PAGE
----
By Stefanie Dell’Aringa
If there’s a faster way of doing something, there’s one New York nurse who will use technology to accomplish it. Robert “Robbie” Freeman, MSN, RN-BC, clinical nurse specialist-quality at Mount Sinai Beth Israel, has the apps to prove it.
“Robbie has come up with some very innovative, extremely beneficial plans that we’ve implemented on our unit,” said med/surg renal unit staff nurse Basya Bloch, RN-BC.
Freeman saw a need to improve paper reports at the end of a shift to meet his facility’s alloted 15 minutes for the task, so he became an app developer.
“If you’re giving a report on six or seven patients, that’s only two minutes per patient,” Freeman said. His tech skills recently led to Freeman winning the Technological Innovations Award in the New York Times’ Tribute to Nurses program for apps he developed to help nurses work more efficiently. Freeman partnered with IT vendor Konnarock Healthcare and taught himself the database management language SQL to develop an app called Nurse Handoff.
“Basically, we built this report with IT that can pull out all the relevant information automatically, and the nurse can give a handoff right off the computer,” Freeman said.
How it works
The app is secure and accessible through hospital computers and tablets. Nurses sign in to access patients on their unit, then enter data in various fields, such as type of diet, mobility and IV location. During the report, a nurse can highlight details including changes in pain level and fluid gain or loss.
“It consolidates all of the important information on one screen,” Bloch said. “This technology helps keep patients safe, saves time and improves outcomes.”
It’s such a quick app, with data no older than about 15 minutes, Freeman said. “It will [cover] every piece of information we give during handoff.”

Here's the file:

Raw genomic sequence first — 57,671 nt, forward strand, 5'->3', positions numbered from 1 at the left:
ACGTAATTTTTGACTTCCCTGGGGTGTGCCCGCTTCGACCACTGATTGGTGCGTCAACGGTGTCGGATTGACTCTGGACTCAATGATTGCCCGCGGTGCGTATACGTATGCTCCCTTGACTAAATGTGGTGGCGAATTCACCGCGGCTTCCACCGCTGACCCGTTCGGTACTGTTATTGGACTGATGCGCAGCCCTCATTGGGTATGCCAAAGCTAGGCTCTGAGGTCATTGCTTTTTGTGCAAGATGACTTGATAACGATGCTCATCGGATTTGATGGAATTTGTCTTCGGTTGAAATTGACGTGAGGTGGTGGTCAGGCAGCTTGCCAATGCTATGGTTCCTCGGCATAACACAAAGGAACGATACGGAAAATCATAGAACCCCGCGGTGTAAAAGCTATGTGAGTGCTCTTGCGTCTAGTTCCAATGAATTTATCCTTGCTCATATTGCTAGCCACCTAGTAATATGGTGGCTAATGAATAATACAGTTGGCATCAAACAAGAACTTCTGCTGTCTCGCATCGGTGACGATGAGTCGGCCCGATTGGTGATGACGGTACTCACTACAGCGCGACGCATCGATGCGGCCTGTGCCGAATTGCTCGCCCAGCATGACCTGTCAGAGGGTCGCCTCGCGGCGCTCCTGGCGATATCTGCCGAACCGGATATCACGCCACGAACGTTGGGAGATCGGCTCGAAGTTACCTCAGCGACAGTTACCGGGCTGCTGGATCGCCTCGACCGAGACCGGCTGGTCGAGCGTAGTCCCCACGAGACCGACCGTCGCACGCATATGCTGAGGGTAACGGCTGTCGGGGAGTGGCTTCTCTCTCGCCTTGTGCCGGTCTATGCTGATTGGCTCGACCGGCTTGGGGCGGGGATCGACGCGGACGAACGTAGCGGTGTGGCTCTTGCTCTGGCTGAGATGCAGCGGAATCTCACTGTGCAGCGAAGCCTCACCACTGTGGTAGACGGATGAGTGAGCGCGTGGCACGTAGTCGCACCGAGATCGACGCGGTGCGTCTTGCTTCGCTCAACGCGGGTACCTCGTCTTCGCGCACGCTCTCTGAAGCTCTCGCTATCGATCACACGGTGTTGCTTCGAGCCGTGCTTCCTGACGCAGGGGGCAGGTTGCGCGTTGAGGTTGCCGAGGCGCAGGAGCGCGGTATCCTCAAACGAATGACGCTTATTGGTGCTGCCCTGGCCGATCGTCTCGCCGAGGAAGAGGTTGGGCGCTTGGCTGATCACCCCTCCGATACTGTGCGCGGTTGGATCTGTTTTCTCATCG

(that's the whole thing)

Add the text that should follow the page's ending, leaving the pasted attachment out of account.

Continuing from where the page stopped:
Because of the time saved, Freeman said nurses can spend more time discussing patient goals during handoff at changes of shift.
“The goal may be to get that patient up twice to walk,” Freeman said. “This [app] gives time back to the nurses to exchange conversation about the patient.”
Freeman piloted the app on the med/surg unit where he used to work and plans on expanding use to other units and facilities. He also has developed Nurse-Net, an iPhone app providing nursing news; Abbreviation Assistant, a listing of more than 100,000 medical abbreviations; and Credential Assistant, a list of nursing credentials and abbreviations.
He is working on an app he calls Daily Huddle for nurse managers to use with staff, and a skin survey app for wound care nurses.
“What gets me excited is to take data and put that into a form that’s usable and actionable and that can improve patient care,” Freeman said. He was promoted in 2014 to a management position in quality nursing, a role where he can tap into technology further.
“It seems that healthcare is one of the best cases for using Google Glass,” Freeman said. “It’s hands-free, and having the information available is really a plus for working in healthcare.”
Interim CNO Margaret Amato-Hayes, MSN, RN, NE-BC, called Freeman “a breath of fresh air. He’s always thinking of ways to make things easier, quicker and more efficient for nurses so they can spend more time at the bedside.”
Stefanie Dell’Aringa is a freelance writer.